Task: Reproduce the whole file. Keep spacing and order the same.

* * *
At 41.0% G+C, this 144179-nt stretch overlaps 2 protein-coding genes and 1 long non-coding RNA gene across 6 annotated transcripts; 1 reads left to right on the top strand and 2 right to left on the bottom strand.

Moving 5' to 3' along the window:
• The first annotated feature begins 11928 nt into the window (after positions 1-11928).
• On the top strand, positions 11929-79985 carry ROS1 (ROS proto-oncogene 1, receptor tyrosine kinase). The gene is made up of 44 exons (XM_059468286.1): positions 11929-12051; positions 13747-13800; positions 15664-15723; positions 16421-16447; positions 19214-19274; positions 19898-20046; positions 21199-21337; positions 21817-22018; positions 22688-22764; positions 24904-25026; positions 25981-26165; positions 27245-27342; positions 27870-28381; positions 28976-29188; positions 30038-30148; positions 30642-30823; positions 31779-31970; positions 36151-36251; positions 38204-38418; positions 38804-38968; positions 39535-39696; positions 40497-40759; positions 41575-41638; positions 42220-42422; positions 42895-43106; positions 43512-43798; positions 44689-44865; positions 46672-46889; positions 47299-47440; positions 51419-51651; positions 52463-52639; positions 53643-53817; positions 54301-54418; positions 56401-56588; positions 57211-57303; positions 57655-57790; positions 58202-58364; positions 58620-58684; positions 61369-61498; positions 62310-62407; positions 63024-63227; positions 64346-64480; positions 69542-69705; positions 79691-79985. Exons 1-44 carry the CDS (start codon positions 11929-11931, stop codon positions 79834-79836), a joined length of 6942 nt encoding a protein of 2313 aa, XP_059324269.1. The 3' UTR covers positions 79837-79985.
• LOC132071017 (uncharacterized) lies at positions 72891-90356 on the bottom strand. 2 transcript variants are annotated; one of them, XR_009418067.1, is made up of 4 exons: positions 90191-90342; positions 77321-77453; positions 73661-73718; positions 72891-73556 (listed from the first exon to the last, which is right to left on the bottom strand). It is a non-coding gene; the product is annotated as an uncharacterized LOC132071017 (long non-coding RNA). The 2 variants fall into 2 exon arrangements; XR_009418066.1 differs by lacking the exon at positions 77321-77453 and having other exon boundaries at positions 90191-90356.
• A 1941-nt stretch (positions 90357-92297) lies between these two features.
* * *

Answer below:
At 41.0% G+C, this 144179-nt stretch overlaps 2 protein-coding genes and 1 long non-coding RNA gene across 6 annotated transcripts; 1 reads left to right on the top strand and 2 right to left on the bottom strand.

Moving 5' to 3' along the window:
• The first annotated feature begins 11928 nt into the window (after positions 1-11928).
• On the top strand, positions 11929-79985 carry ROS1 (ROS proto-oncogene 1, receptor tyrosine kinase). The gene is made up of 44 exons (XM_059468286.1): positions 11929-12051; positions 13747-13800; positions 15664-15723; positions 16421-16447; positions 19214-19274; positions 19898-20046; positions 21199-21337; positions 21817-22018; positions 22688-22764; positions 24904-25026; positions 25981-26165; positions 27245-27342; positions 27870-28381; positions 28976-29188; positions 30038-30148; positions 30642-30823; positions 31779-31970; positions 36151-36251; positions 38204-38418; positions 38804-38968; positions 39535-39696; positions 40497-40759; positions 41575-41638; positions 42220-42422; positions 42895-43106; positions 43512-43798; positions 44689-44865; positions 46672-46889; positions 47299-47440; positions 51419-51651; positions 52463-52639; positions 53643-53817; positions 54301-54418; positions 56401-56588; positions 57211-57303; positions 57655-57790; positions 58202-58364; positions 58620-58684; positions 61369-61498; positions 62310-62407; positions 63024-63227; positions 64346-64480; positions 69542-69705; positions 79691-79985. Exons 1-44 carry the CDS (start codon positions 11929-11931, stop codon positions 79834-79836), a joined length of 6942 nt encoding a protein of 2313 aa, XP_059324269.1. The 3' UTR covers positions 79837-79985.
• LOC132071017 (uncharacterized) lies at positions 72891-90356 on the bottom strand. 2 transcript variants are annotated; one of them, XR_009418067.1, is made up of 4 exons: positions 90191-90342; positions 77321-77453; positions 73661-73718; positions 72891-73556 (listed from the first exon to the last, which is right to left on the bottom strand). It is a non-coding gene; the product is annotated as an uncharacterized LOC132071017 (long non-coding RNA). The 2 variants fall into 2 exon arrangements; XR_009418066.1 differs by lacking the exon at positions 77321-77453 and having other exon boundaries at positions 90191-90356.
• A 1941-nt stretch (positions 90357-92297) lies between these two features.